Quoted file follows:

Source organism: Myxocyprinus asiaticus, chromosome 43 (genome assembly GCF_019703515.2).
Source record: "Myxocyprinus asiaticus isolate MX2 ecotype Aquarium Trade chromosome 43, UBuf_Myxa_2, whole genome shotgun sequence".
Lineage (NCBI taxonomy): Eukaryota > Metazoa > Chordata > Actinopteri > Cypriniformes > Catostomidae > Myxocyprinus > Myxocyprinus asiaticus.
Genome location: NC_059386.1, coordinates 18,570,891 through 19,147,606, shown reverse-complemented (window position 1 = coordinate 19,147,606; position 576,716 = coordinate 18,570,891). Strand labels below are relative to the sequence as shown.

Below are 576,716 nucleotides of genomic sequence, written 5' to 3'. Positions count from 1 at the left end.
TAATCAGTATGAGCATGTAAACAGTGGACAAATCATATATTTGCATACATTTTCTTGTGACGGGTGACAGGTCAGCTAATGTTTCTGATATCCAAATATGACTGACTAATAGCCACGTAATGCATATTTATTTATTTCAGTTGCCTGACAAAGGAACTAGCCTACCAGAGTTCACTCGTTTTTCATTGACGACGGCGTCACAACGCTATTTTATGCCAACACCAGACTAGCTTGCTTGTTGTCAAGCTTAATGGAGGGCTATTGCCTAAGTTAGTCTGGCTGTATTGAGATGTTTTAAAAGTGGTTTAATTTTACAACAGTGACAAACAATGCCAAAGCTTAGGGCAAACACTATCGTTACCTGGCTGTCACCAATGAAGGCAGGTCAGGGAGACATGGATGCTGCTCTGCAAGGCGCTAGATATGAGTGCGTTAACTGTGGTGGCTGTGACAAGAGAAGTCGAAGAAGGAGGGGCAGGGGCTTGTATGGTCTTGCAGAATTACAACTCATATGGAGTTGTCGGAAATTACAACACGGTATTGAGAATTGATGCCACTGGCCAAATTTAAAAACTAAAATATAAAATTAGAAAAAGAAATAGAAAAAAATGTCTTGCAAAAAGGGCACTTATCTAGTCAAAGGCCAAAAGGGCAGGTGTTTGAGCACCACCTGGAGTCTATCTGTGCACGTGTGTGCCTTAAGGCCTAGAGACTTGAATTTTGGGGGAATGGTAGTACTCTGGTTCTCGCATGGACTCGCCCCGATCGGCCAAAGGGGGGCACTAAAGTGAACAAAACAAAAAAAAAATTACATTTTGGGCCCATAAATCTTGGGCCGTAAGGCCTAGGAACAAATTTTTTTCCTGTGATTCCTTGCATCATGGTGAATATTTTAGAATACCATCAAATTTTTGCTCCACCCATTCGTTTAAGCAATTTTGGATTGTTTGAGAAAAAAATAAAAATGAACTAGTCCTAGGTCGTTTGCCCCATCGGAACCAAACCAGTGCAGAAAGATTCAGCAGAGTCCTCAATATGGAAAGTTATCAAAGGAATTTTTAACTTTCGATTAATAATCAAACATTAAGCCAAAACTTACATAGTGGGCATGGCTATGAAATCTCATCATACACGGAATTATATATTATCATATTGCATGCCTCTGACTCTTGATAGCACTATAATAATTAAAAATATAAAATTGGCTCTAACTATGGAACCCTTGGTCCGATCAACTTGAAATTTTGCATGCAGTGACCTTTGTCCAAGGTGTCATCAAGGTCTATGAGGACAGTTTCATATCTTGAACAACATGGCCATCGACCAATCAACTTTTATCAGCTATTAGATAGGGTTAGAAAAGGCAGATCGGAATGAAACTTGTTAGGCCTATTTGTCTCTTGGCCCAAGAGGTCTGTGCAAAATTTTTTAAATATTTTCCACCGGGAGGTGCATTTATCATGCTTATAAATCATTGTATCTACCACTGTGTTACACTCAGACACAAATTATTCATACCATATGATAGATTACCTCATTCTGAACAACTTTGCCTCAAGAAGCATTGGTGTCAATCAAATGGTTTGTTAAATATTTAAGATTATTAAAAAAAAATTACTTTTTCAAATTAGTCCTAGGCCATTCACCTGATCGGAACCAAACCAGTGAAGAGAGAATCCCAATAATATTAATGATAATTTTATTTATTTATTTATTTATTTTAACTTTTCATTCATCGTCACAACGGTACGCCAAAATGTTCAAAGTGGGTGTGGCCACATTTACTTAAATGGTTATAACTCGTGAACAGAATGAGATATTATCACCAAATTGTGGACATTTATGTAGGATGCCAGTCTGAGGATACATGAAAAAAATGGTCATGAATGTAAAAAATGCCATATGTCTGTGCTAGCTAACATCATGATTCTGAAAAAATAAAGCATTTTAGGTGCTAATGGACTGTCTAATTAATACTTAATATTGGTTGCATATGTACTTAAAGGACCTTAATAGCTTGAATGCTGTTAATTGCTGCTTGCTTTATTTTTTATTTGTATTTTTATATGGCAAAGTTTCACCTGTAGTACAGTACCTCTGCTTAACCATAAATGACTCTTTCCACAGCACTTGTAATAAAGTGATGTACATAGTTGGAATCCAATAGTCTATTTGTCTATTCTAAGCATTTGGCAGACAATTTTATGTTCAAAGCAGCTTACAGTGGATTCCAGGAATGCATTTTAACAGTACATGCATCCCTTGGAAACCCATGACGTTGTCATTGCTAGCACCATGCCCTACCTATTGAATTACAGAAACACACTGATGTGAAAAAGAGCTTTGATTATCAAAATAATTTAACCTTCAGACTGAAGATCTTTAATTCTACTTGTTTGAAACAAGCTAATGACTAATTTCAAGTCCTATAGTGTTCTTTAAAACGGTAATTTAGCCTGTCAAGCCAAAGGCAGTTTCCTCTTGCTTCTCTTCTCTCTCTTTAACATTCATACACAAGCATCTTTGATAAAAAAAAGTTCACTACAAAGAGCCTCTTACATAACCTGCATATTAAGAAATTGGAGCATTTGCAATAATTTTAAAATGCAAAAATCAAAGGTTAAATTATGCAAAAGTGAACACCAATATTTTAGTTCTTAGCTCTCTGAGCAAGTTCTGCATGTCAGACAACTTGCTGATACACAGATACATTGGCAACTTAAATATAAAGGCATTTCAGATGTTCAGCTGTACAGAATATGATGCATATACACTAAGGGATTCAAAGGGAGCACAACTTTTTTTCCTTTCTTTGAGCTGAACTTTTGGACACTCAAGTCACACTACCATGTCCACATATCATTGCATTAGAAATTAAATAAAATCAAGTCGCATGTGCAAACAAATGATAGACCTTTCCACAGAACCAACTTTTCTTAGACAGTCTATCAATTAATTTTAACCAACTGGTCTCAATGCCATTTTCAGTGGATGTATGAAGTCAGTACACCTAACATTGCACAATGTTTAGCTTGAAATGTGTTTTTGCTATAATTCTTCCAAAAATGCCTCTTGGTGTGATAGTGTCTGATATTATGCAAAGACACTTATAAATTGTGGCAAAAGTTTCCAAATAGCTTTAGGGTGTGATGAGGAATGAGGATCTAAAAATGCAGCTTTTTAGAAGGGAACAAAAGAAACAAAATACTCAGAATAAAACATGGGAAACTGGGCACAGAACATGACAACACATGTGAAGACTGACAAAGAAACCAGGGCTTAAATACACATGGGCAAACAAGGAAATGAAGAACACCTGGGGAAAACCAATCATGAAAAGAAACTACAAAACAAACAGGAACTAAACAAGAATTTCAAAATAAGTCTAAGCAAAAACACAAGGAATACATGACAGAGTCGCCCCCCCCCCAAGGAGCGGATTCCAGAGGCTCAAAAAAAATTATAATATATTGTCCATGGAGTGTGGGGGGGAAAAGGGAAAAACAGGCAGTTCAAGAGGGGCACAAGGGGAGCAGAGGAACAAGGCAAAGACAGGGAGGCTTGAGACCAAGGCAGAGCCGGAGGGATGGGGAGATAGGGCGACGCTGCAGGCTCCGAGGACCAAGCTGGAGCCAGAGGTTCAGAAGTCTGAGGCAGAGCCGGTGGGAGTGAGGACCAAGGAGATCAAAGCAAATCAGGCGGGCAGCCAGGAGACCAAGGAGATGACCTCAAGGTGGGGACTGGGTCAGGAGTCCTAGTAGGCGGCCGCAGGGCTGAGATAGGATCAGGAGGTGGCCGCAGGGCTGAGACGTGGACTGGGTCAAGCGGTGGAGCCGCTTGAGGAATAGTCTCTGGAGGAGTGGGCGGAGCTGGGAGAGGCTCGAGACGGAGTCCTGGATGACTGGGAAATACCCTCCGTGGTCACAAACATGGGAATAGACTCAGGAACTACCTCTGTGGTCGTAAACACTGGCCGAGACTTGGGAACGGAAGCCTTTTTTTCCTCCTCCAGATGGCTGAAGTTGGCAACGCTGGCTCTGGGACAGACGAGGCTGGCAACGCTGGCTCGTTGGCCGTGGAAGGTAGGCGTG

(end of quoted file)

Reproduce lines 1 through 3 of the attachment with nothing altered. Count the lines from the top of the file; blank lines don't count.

Source organism: Myxocyprinus asiaticus, chromosome 43 (genome assembly GCF_019703515.2).
Source record: "Myxocyprinus asiaticus isolate MX2 ecotype Aquarium Trade chromosome 43, UBuf_Myxa_2, whole genome shotgun sequence".
Lineage (NCBI taxonomy): Eukaryota > Metazoa > Chordata > Actinopteri > Cypriniformes > Catostomidae > Myxocyprinus > Myxocyprinus asiaticus.